The Alban Institute features Carol Howard Merritt's analysis of the challenge mainline congregations face, and how they should respond, adapted from her book Reframing Hope: Vital Ministry in a New Generation:
I cannot remember a time when the church was the hub of society and life. I was born in the 1970s, part of Generation X. I never lived in a church-centered world. When older members of my congregation tell me about it, I can imagine what it might have been like, just as I can envision a time when people went to church three times a week. But I have never lived in that reality. I’ve always been in a culture where church was a place my friends visited on Christmas Eve—and now even that tradition is beginning to fade. I grew up in the midst of church news filled with clergy affairs, prostitution, and pedophilia. Throughout most of my ministry, I have worked in the shadow of these dark wounds of Christianity, laboring in a world in which the church is renowned for its sex scandals and conservative politics, a world in which people proclaim, “Religion poisons everything.”
This is the culture I know. And this, strangely, is the place I feel most comfortable. It is not that I am happy about our current circumstances but simply that I have not experienced anything else. When I introduce myself as a pastor at parties or neighborhood gatherings, I encounter little awe or respect. Instead, I am met with a ravenous curiosity, as if people did not even realize it was still possible to make that career choice.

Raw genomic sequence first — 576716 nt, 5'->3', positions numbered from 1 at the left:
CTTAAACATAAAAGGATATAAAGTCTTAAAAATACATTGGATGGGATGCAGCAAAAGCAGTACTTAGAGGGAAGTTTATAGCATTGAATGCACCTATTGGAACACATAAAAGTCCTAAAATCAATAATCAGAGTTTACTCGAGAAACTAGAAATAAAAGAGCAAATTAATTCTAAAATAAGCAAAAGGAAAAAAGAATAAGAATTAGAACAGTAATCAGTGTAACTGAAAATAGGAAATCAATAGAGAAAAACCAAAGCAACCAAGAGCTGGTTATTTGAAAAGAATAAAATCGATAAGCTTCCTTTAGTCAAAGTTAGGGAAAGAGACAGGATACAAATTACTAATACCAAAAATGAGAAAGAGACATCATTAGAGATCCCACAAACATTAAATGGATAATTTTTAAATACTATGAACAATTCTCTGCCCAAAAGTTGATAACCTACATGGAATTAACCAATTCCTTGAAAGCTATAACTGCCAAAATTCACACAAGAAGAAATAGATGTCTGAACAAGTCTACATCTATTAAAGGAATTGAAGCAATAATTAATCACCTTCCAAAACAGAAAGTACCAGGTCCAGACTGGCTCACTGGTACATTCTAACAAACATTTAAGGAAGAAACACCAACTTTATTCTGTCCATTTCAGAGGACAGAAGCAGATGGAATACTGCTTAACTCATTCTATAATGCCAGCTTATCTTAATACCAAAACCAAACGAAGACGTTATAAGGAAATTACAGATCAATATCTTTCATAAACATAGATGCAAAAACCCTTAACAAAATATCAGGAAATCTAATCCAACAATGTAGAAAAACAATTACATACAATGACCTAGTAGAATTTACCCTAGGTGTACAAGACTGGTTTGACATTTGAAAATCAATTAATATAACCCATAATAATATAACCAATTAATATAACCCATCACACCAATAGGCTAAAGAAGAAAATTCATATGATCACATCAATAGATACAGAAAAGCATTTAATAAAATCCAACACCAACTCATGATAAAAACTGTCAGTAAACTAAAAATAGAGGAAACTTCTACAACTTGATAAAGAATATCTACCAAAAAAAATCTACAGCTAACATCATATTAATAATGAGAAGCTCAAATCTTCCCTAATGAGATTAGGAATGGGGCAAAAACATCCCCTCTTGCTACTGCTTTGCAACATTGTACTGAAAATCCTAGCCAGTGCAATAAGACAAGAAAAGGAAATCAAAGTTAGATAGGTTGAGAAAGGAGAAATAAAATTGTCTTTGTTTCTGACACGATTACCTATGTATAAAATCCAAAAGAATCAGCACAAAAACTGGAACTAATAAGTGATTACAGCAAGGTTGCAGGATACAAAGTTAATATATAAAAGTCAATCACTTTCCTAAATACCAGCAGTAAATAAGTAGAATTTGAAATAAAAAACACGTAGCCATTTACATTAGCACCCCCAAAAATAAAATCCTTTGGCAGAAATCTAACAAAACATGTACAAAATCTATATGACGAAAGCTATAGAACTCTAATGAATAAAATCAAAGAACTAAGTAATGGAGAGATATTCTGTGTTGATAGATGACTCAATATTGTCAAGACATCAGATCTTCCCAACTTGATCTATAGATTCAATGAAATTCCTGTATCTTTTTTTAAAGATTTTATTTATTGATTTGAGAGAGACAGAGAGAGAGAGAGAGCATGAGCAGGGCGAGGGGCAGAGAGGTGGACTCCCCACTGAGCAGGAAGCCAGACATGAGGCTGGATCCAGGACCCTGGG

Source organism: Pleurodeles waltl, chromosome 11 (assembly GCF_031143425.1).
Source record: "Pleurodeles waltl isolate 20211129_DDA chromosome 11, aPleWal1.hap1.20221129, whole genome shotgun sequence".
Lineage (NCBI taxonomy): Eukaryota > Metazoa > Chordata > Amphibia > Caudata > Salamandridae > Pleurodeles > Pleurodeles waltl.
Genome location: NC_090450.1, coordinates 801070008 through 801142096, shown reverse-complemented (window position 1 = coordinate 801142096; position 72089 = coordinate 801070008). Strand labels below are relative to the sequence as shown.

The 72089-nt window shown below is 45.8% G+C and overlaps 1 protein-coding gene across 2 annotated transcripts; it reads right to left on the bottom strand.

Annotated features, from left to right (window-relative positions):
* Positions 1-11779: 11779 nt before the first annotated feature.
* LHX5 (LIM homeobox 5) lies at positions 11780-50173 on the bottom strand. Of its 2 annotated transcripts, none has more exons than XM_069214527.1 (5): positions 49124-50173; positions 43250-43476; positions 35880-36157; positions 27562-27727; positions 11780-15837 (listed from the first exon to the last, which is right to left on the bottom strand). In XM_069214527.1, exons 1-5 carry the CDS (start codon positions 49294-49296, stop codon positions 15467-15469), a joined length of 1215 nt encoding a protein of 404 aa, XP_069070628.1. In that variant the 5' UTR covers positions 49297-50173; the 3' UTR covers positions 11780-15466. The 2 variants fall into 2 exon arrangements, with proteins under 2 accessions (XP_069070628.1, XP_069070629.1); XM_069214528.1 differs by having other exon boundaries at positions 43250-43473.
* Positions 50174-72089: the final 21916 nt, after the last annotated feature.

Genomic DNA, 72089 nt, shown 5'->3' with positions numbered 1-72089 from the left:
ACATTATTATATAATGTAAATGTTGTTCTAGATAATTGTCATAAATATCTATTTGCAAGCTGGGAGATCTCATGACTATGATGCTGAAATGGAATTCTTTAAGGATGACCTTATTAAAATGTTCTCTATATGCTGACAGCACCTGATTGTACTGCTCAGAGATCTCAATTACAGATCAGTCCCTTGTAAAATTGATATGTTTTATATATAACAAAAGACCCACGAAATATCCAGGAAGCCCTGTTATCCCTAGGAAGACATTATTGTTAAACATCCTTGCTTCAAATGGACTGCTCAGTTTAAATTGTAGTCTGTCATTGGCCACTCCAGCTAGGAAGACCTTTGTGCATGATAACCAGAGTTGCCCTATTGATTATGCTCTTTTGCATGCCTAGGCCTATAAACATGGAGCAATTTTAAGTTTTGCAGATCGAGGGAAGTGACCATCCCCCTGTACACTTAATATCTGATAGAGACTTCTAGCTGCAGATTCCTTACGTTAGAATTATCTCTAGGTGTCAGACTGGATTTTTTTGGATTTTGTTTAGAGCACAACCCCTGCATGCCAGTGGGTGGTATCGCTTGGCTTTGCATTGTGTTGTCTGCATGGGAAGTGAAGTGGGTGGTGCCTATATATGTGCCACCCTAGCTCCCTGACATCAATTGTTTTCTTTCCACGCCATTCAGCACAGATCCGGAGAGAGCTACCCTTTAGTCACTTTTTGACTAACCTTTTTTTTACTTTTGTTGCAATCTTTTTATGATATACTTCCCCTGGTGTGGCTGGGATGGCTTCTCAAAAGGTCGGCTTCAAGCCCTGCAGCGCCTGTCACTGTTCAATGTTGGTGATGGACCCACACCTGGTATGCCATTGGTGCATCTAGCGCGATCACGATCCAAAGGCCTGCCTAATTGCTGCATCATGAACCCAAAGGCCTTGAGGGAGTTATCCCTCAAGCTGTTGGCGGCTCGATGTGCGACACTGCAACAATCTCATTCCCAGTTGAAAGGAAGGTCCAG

Yet, as many mainline churches move farther and farther to the sidelines of our culture, as megachurches lose their entertainment value, and as denominational leaders look to the next generation, there is a great deal of hope waiting to be kindled. I find inspiration in our growing congregation at Western Presbyterian Church in Washington, DC, and in the fact that those who show up to worship here are drawn by a deep sense of community and search for God. I am encouraged by the larger landscape as well. The movement of young adults into urban centers and their ever-increasing reliance on local economies means the model that drove people to the megachurch is breaking down. Urban congregations that did not fare well during the 1970s and 1980s are beginning to see new vitality. The new pictures now coming into focus are shaped by changing demographics, shifting social concerns, and burning spiritual yearnings. As we look toward the future, we can see streams of living water bubbling.
When we consider the progressive political leanings of younger generations, we realize they long for spiritual communities that care deeply about social-justice issues—the same issues that our denominational congregations have been organizing around for hundreds of years. There is a deep spiritual yearning pervasive across generations, yet we know people will no longer settle for one-way preaching and entertaining services. They want meaningful worship, an empowered lay leadership, and a spirituality that leads to action. Again, people are longing for the very things that many denominational churches have been cultivating for decades.
Is she right?